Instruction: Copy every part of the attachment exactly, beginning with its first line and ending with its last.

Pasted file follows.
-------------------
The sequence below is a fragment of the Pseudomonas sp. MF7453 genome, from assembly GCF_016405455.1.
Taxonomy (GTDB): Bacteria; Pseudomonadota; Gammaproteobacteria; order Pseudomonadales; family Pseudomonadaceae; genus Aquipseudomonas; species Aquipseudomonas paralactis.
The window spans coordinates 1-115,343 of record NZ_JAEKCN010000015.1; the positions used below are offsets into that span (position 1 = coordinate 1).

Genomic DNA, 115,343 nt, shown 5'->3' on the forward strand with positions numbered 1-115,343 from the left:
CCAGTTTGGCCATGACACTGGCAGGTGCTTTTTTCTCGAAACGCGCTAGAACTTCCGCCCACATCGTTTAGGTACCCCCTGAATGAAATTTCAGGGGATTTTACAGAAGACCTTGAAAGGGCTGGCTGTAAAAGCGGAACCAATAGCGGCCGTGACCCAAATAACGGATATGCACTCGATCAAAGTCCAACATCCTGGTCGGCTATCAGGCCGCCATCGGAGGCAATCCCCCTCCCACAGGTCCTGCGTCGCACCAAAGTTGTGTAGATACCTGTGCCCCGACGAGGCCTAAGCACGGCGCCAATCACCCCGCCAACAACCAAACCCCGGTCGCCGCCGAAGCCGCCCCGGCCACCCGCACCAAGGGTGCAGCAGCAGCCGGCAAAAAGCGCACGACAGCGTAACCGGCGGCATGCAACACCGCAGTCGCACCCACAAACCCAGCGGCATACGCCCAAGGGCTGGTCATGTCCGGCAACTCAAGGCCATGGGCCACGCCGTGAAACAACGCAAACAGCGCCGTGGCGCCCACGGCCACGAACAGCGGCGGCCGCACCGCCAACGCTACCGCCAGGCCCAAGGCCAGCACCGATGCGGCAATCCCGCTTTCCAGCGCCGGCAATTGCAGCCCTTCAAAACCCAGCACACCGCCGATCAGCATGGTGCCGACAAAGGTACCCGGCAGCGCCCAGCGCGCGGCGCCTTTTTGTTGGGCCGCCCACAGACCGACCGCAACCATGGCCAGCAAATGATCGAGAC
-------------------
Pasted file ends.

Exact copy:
The sequence below is a fragment of the Pseudomonas sp. MF7453 genome, from assembly GCF_016405455.1.
Taxonomy (GTDB): Bacteria; Pseudomonadota; Gammaproteobacteria; order Pseudomonadales; family Pseudomonadaceae; genus Aquipseudomonas; species Aquipseudomonas paralactis.
The window spans coordinates 1-115,343 of record NZ_JAEKCN010000015.1; the positions used below are offsets into that span (position 1 = coordinate 1).

Genomic DNA, 115,343 nt, shown 5'->3' on the forward strand with positions numbered 1-115,343 from the left:
CCAGTTTGGCCATGACACTGGCAGGTGCTTTTTTCTCGAAACGCGCTAGAACTTCCGCCCACATCGTTTAGGTACCCCCTGAATGAAATTTCAGGGGATTTTACAGAAGACCTTGAAAGGGCTGGCTGTAAAAGCGGAACCAATAGCGGCCGTGACCCAAATAACGGATATGCACTCGATCAAAGTCCAACATCCTGGTCGGCTATCAGGCCGCCATCGGAGGCAATCCCCCTCCCACAGGTCCTGCGTCGCACCAAAGTTGTGTAGATACCTGTGCCCCGACGAGGCCTAAGCACGGCGCCAATCACCCCGCCAACAACCAAACCCCGGTCGCCGCCGAAGCCGCCCCGGCCACCCGCACCAAGGGTGCAGCAGCAGCCGGCAAAAAGCGCACGACAGCGTAACCGGCGGCATGCAACACCGCAGTCGCACCCACAAACCCAGCGGCATACGCCCAAGGGCTGGTCATGTCCGGCAACTCAAGGCCATGGGCCACGCCGTGAAACAACGCAAACAGCGCCGTGGCGCCCACGGCCACGAACAGCGGCGGCCGCACCGCCAACGCTACCGCCAGGCCCAAGGCCAGCACCGATGCGGCAATCCCGCTTTCCAGCGCCGGCAATTGCAGCCCTTCAAAACCCAGCACACCGCCGATCAGCATGGTGCCGACAAAGGTACCCGGCAGCGCCCAGCGCGCGGCGCCTTTTTGTTGGGCCGCCCACAGACCGACCGCAACCATGGCCAGCAAATGATCGAGAC